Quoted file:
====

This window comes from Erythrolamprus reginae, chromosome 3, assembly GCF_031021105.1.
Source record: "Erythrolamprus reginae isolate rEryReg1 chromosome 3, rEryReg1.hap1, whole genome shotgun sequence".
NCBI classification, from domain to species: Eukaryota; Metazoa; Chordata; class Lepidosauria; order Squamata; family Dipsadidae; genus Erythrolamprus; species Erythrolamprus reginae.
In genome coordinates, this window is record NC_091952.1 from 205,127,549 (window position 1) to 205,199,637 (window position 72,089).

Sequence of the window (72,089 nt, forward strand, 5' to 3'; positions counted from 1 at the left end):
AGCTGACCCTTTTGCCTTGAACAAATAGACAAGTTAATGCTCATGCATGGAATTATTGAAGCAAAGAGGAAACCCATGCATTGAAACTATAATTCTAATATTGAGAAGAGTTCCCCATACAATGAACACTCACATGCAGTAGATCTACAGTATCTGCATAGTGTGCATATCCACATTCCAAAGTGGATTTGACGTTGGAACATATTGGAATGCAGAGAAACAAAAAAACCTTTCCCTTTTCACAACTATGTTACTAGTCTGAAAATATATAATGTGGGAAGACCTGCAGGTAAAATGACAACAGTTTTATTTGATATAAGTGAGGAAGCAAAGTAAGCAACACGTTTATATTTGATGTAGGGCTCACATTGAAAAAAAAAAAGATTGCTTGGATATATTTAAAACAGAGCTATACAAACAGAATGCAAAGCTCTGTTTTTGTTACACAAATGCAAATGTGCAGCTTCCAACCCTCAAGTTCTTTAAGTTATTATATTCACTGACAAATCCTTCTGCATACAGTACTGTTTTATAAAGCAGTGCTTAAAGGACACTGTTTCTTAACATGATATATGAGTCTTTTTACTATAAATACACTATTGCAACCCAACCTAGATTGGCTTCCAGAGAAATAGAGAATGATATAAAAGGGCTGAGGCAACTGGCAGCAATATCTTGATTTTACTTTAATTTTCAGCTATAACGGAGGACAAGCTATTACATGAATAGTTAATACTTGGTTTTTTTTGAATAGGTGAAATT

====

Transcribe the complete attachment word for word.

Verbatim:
This window comes from Erythrolamprus reginae, chromosome 3, assembly GCF_031021105.1.
Source record: "Erythrolamprus reginae isolate rEryReg1 chromosome 3, rEryReg1.hap1, whole genome shotgun sequence".
NCBI classification, from domain to species: Eukaryota; Metazoa; Chordata; class Lepidosauria; order Squamata; family Dipsadidae; genus Erythrolamprus; species Erythrolamprus reginae.
In genome coordinates, this window is record NC_091952.1 from 205,127,549 (window position 1) to 205,199,637 (window position 72,089).

Sequence of the window (72,089 nt, forward strand, 5' to 3'; positions counted from 1 at the left end):
AGCTGACCCTTTTGCCTTGAACAAATAGACAAGTTAATGCTCATGCATGGAATTATTGAAGCAAAGAGGAAACCCATGCATTGAAACTATAATTCTAATATTGAGAAGAGTTCCCCATACAATGAACACTCACATGCAGTAGATCTACAGTATCTGCATAGTGTGCATATCCACATTCCAAAGTGGATTTGACGTTGGAACATATTGGAATGCAGAGAAACAAAAAAACCTTTCCCTTTTCACAACTATGTTACTAGTCTGAAAATATATAATGTGGGAAGACCTGCAGGTAAAATGACAACAGTTTTATTTGATATAAGTGAGGAAGCAAAGTAAGCAACACGTTTATATTTGATGTAGGGCTCACATTGAAAAAAAAAAAGATTGCTTGGATATATTTAAAACAGAGCTATACAAACAGAATGCAAAGCTCTGTTTTTGTTACACAAATGCAAATGTGCAGCTTCCAACCCTCAAGTTCTTTAAGTTATTATATTCACTGACAAATCCTTCTGCATACAGTACTGTTTTATAAAGCAGTGCTTAAAGGACACTGTTTCTTAACATGATATATGAGTCTTTTTACTATAAATACACTATTGCAACCCAACCTAGATTGGCTTCCAGAGAAATAGAGAATGATATAAAAGGGCTGAGGCAACTGGCAGCAATATCTTGATTTTACTTTAATTTTCAGCTATAACGGAGGACAAGCTATTACATGAATAGTTAATACTTGGTTTTTTTTGAATAGGTGAAATT